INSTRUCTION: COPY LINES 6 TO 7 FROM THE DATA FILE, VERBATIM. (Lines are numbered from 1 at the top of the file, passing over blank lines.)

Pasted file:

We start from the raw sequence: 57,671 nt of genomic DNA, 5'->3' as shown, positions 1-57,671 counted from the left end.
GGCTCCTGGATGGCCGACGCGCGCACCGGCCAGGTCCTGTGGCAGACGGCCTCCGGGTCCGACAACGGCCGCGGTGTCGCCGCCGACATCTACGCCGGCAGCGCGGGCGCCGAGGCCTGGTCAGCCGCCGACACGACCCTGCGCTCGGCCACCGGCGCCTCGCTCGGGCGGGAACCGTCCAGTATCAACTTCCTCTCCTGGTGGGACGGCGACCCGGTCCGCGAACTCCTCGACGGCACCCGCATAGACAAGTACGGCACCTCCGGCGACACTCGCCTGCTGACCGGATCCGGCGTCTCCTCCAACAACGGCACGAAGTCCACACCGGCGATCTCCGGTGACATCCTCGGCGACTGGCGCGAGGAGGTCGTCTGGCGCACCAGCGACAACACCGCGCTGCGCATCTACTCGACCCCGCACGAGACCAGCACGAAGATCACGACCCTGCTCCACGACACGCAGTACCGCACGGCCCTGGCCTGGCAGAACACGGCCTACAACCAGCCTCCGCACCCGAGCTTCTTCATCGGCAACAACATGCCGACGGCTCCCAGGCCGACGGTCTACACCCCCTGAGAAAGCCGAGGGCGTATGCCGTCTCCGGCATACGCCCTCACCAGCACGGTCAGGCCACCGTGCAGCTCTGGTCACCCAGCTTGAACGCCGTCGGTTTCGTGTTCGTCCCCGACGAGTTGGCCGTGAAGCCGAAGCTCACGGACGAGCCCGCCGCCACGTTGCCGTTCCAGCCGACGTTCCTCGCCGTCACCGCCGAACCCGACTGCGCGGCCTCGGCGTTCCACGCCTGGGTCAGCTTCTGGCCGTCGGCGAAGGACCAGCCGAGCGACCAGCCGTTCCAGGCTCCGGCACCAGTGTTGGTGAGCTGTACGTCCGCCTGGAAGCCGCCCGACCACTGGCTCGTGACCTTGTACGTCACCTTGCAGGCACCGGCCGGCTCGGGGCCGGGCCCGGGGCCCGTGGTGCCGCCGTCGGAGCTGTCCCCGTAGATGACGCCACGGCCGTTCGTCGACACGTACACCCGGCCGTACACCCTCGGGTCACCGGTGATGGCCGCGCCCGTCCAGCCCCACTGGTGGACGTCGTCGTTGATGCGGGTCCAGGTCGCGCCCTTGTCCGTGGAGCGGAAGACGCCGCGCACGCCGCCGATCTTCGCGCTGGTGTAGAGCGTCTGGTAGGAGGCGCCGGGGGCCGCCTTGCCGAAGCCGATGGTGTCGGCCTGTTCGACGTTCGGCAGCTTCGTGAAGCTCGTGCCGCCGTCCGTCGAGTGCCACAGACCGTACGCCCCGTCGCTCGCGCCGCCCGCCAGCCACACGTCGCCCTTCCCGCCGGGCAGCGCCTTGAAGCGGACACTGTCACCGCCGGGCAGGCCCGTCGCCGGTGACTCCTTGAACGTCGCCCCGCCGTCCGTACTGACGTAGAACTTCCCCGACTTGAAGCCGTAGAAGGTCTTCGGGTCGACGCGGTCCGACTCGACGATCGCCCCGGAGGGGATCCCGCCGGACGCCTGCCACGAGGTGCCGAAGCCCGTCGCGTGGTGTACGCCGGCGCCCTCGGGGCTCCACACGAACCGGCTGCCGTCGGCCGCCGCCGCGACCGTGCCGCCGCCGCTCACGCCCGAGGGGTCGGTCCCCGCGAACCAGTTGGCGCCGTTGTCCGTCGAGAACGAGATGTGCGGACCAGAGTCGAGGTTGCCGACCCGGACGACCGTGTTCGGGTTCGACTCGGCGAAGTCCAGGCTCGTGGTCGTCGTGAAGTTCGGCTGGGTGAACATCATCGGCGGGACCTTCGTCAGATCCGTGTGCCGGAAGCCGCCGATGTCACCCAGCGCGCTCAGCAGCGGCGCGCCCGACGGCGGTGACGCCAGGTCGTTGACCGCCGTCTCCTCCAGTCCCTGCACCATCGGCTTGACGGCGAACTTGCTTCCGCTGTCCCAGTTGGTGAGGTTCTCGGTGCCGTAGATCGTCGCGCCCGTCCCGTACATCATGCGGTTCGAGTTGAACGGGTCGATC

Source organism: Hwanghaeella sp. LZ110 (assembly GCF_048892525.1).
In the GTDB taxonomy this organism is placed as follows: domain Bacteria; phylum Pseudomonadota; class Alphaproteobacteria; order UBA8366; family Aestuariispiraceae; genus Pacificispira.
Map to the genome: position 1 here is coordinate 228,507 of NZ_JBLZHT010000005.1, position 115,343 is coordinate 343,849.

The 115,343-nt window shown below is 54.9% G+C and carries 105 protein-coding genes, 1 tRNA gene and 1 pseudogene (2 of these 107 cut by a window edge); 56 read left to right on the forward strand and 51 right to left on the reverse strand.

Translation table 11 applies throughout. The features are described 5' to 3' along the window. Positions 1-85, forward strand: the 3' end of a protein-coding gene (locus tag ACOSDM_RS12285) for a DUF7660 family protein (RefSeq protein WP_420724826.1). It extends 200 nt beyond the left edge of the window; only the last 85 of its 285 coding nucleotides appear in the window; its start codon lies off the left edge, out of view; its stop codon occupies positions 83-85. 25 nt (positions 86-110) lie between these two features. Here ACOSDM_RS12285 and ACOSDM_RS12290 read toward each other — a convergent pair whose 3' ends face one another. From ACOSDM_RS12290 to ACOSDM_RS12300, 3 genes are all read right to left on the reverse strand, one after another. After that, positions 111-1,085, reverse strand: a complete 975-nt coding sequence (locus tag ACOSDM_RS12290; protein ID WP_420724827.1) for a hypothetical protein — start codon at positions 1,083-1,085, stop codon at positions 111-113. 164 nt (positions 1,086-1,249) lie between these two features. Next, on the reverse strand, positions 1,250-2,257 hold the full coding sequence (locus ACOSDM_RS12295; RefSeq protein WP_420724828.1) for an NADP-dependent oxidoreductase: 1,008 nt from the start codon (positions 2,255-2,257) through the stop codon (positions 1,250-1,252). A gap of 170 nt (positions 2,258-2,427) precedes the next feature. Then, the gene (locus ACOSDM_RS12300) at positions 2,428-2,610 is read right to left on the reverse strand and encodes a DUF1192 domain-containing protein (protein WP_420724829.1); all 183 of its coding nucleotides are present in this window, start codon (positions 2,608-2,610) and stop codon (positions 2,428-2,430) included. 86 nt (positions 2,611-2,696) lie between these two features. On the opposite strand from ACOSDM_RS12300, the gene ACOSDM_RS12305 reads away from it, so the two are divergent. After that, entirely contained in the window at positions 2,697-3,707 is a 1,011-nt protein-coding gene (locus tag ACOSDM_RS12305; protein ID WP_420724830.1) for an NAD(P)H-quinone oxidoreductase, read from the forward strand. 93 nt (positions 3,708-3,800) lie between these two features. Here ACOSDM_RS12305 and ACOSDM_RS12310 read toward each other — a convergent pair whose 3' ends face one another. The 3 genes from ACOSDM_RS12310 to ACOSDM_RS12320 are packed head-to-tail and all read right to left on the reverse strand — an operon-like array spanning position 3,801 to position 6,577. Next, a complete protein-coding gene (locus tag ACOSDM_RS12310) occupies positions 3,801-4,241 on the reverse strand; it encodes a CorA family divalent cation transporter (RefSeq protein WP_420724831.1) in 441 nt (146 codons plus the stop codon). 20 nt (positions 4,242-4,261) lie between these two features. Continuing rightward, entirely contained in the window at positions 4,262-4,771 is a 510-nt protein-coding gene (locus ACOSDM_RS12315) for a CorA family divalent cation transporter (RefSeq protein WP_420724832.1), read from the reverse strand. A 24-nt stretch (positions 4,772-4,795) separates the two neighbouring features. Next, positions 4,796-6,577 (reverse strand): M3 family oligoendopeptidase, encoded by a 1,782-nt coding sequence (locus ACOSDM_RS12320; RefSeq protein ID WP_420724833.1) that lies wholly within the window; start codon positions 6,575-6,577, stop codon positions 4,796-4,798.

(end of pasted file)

The 115,343-nt window shown below is 54.9% G+C and carries 105 protein-coding genes, 1 tRNA gene and 1 pseudogene (2 of these 107 cut by a window edge); 56 read left to right on the forward strand and 51 right to left on the reverse strand.

Translation table 11 applies throughout. The features are described 5' to 3' along the window. Positions 1-85, forward strand: the 3' end of a protein-coding gene (locus tag ACOSDM_RS12285) for a DUF7660 family protein (RefSeq protein WP_420724826.1). It extends 200 nt beyond the left edge of the window; only the last 85 of its 285 coding nucleotides appear in the window; its start codon lies off the left edge, out of view; its stop codon occupies positions 83-85. 25 nt (positions 86-110) lie between these two features. Here ACOSDM_RS12285 and ACOSDM_RS12290 read toward each other — a convergent pair whose 3' ends face one another. From ACOSDM_RS12290 to ACOSDM_RS12300, 3 genes are all read right to left on the reverse strand, one after another. After that, positions 111-1,085, reverse strand: a complete 975-nt coding sequence (locus tag ACOSDM_RS12290; protein ID WP_420724827.1) for a hypothetical protein — start codon at positions 1,083-1,085, stop codon at positions 111-113. 164 nt (positions 1,086-1,249) lie between these two features. Next, on the reverse strand, positions 1,250-2,257 hold the full coding sequence (locus ACOSDM_RS12295; RefSeq protein WP_420724828.1) for an NADP-dependent oxidoreductase: 1,008 nt from the start codon (positions 2,255-2,257) through the stop codon (positions 1,250-1,252). A gap of 170 nt (positions 2,258-2,427) precedes the next feature. Then, the gene (locus ACOSDM_RS12300) at positions 2,428-2,610 is read right to left on the reverse strand and encodes a DUF1192 domain-containing protein (protein WP_420724829.1); all 183 of its coding nucleotides are present in this window, start codon (positions 2,608-2,610) and stop codon (positions 2,428-2,430) included. 86 nt (positions 2,611-2,696) lie between these two features. On the opposite strand from ACOSDM_RS12300, the gene ACOSDM_RS12305 reads away from it, so the two are divergent. After that, entirely contained in the window at positions 2,697-3,707 is a 1,011-nt protein-coding gene (locus tag ACOSDM_RS12305; protein ID WP_420724830.1) for an NAD(P)H-quinone oxidoreductase, read from the forward strand. 93 nt (positions 3,708-3,800) lie between these two features. Here ACOSDM_RS12305 and ACOSDM_RS12310 read toward each other — a convergent pair whose 3' ends face one another. The 3 genes from ACOSDM_RS12310 to ACOSDM_RS12320 are packed head-to-tail and all read right to left on the reverse strand — an operon-like array spanning position 3,801 to position 6,577. Next, a complete protein-coding gene (locus tag ACOSDM_RS12310) occupies positions 3,801-4,241 on the reverse strand; it encodes a CorA family divalent cation transporter (RefSeq protein WP_420724831.1) in 441 nt (146 codons plus the stop codon). 20 nt (positions 4,242-4,261) lie between these two features. Continuing rightward, entirely contained in the window at positions 4,262-4,771 is a 510-nt protein-coding gene (locus ACOSDM_RS12315) for a CorA family divalent cation transporter (RefSeq protein WP_420724832.1), read from the reverse strand. A 24-nt stretch (positions 4,772-4,795) separates the two neighbouring features. Next, positions 4,796-6,577 (reverse strand): M3 family oligoendopeptidase, encoded by a 1,782-nt coding sequence (locus ACOSDM_RS12320; RefSeq protein ID WP_420724833.1) that lies wholly within the window; start codon positions 6,575-6,577, stop codon positions 4,796-4,798.